When it comes to EA, the value of adapting to change and implementing more efficient processes has never been more essential.
It is no surprise that many people regard enterprise architecture (EA) as perplexing. It has an astonishingly long history, yet one that clearly remains in search of proven ROI at scale. It can be complex, convoluted, and overwhelming, even for those who work with EA day in, day out.
"72% of organizations are starting, restarting or renewing their EA efforts"
Source: Gartner, December 2017
EA boasts perhaps the longest history of failure to deliver ‘on vision’ of any technology trend I’ve ever encountered. And, as someone passionate about observing new technology at play, that’s quite a statement on my part.
However, there’s no denying that EA is resilient. It is constantly adapting to change, and is a discipline in a state of almost constant evolution. Yet, with the pace of change increasingly relentlessly, EA — alongside many other established enterprise management doctrines — is struggling to keep up. When it comes to being able to manage, navigate, and inform decision-making, EA’s historically linear solutions are quite often not up to the task.
"When it comes to being able to manage, navigate, and inform decision-making, EA’s historically linear solutions are quite often not up to the task"
Looking at EA more closely, it is impossible to turn a blind eye to the solutions empowering today’s practitioners. It is prudent to acknowledge that all existing EA tools were built, and are indeed used, with the best of intentions. It is simple the case that the pace of disruptive change has simply outdone the speed of organic evolution from within.
And this all means one thing: new EA is required.
So what is new EA?
New EA is about ecosystem architecture. It is about real-time augmented intelligence around the enterprise and the ecosystems in which it operates. It is about delivering contextually enriched, machine-to-machine, and crowdsourced data that results in decision support intelligence to business and IT executives..
There is a growing need to answer complex business questions that relate to an ecosystem of people, business processes, applications, data, security in real-time or near real-time. The new era of EA focuses on delivering contextually relevant and bespoke decision-making input for complex business questions.
Making decisions in the digital business era is about speed, not perfection. It is about embracing a level of known uncertainty and deliberate imperfection, but compensating for it by moving at pace, and by making appropriate amends on the fly.
New EA ensures increased operational efficiency and strategic agility. It enables enterprise business executives, allowing them to make better decisions faster. Backed by accurate data, it is about real-time contextual intelligence, not framework-constrained rigid architecture.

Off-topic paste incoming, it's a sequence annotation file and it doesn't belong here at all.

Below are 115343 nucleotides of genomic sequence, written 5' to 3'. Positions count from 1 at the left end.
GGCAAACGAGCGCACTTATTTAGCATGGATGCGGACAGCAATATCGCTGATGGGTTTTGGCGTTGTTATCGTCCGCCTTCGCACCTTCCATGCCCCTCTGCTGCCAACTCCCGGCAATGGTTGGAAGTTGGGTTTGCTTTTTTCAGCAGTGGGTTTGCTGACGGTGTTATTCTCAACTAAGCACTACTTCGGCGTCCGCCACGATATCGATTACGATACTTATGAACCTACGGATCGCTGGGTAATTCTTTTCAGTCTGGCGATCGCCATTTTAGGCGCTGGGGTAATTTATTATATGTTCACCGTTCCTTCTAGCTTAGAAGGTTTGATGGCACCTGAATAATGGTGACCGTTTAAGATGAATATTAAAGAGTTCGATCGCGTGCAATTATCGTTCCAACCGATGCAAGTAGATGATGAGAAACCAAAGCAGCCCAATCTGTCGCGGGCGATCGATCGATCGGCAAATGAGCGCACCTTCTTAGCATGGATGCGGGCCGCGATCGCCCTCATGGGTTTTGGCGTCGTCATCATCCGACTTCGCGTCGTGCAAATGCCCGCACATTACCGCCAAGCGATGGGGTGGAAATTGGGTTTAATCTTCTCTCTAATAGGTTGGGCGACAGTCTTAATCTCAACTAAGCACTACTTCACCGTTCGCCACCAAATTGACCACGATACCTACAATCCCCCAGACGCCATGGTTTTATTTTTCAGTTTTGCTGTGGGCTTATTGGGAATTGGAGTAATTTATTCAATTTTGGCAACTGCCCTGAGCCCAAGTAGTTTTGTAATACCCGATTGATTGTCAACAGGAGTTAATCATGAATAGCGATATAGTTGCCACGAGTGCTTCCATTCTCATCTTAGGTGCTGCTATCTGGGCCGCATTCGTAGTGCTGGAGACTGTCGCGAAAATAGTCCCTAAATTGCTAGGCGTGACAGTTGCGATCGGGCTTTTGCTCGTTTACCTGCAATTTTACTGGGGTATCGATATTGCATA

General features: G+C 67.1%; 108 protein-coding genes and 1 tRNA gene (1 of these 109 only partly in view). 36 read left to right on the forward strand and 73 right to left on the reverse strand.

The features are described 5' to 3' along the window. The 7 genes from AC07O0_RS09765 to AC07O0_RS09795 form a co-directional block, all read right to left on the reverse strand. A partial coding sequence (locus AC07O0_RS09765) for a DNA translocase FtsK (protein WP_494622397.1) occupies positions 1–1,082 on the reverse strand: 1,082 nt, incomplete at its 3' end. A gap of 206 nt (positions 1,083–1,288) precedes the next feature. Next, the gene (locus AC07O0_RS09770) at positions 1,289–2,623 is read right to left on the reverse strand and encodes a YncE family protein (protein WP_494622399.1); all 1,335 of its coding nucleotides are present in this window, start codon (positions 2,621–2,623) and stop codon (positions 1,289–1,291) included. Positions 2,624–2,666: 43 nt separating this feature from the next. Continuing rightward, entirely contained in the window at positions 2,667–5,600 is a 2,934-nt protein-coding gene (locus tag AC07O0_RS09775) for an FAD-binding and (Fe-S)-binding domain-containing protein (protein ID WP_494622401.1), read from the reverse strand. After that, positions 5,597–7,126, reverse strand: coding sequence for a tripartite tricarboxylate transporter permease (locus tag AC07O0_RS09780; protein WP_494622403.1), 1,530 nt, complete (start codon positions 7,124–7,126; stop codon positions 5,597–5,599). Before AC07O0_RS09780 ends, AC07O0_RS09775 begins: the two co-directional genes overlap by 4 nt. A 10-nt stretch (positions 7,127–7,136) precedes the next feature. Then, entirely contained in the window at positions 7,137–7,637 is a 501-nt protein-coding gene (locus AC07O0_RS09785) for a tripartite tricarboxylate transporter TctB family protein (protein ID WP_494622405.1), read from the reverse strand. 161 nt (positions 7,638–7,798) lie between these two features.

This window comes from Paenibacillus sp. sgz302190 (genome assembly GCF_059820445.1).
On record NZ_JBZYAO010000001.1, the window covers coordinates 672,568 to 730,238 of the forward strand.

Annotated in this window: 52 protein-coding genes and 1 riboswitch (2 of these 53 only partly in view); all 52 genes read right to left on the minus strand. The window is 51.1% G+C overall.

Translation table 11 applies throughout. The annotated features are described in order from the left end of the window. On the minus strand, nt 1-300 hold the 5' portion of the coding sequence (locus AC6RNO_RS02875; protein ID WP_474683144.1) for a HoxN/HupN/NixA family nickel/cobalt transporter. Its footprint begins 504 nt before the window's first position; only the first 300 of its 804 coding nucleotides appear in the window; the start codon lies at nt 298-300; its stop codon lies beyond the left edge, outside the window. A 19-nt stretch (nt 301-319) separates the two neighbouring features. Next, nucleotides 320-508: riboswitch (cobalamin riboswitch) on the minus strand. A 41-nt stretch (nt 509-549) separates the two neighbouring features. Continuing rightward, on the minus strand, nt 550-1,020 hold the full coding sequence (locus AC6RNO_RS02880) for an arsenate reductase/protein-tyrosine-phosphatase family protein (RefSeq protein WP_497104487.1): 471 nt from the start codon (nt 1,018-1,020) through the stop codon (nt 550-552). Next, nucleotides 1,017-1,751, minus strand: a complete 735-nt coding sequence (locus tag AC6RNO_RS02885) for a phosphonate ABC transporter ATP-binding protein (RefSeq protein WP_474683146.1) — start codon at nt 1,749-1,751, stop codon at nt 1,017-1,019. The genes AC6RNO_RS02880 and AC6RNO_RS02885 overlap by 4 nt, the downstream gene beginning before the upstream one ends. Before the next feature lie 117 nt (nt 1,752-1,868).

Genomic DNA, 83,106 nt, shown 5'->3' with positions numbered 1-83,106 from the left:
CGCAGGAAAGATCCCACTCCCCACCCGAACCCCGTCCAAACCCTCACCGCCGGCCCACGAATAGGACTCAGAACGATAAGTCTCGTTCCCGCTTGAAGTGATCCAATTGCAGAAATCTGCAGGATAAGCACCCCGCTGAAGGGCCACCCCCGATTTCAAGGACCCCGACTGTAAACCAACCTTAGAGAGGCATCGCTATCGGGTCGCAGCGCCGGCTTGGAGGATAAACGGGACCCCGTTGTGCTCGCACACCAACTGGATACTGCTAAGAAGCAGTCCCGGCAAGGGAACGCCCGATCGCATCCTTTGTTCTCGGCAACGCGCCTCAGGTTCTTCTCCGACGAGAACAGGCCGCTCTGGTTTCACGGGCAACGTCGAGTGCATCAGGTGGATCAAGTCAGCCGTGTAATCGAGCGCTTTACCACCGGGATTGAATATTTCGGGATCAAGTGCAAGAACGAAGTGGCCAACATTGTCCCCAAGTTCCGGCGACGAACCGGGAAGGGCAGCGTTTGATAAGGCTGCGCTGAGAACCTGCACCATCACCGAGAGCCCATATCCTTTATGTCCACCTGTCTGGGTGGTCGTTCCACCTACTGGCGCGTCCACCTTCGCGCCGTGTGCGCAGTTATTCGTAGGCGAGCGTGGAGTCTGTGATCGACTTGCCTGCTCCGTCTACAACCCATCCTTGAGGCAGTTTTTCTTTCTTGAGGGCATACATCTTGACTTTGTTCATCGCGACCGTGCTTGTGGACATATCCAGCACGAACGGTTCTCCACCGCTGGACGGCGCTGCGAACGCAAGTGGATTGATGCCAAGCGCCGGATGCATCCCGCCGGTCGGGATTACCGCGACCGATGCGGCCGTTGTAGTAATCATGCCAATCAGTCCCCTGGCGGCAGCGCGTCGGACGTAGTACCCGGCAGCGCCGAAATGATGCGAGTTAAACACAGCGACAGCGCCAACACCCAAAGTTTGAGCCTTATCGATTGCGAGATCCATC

What should new EA leaders focus on?
As is often the case, it helps to look from the consumer’s perspective. Consider the executive management team, or the equivalent body that is responsible for decision-making and prioritization. This customer is unlikely to understand the intricacies of architecture, frameworks, meta-models, and so forth. Instead, they will have an interest in contextually tailored — and instantly available — insights that can inform decision-making.
There have been plenty of articles assessing the shift of EA from IT architecture to business architecture (BA), with some going as far as to advocate that EA should focus on business models and business architectures rather than all things IT.
Equally, there is a solid lobby arguing for EA to shift focus from current state (as-is) mapping to future state (to-be) mapping. And, while both offer good arguments, there are clear differences. The former finds itself advocating for EA and BA to push into the realm of corporate strategy, while the latter results in attractive scenarios on paper, but without an accurate, data-driven as-is description, analyzing future states using real data for overall viability will be vague at best.
Know your customer
Our research shows that the single most important thing to management is meaningful insights, backed by real data, delivered in a way that is easy to understand, and helps them make better decisions. New EA that can answer complex questions with real data is ideally suited to deliver on these desires.
Moving from IT architectures to business architectures represents a shift in the role and value of EA. Moving to enterprise and ecosystem intelligence on-demand may be considered a radical decision, but is it one that you’re willing to take?
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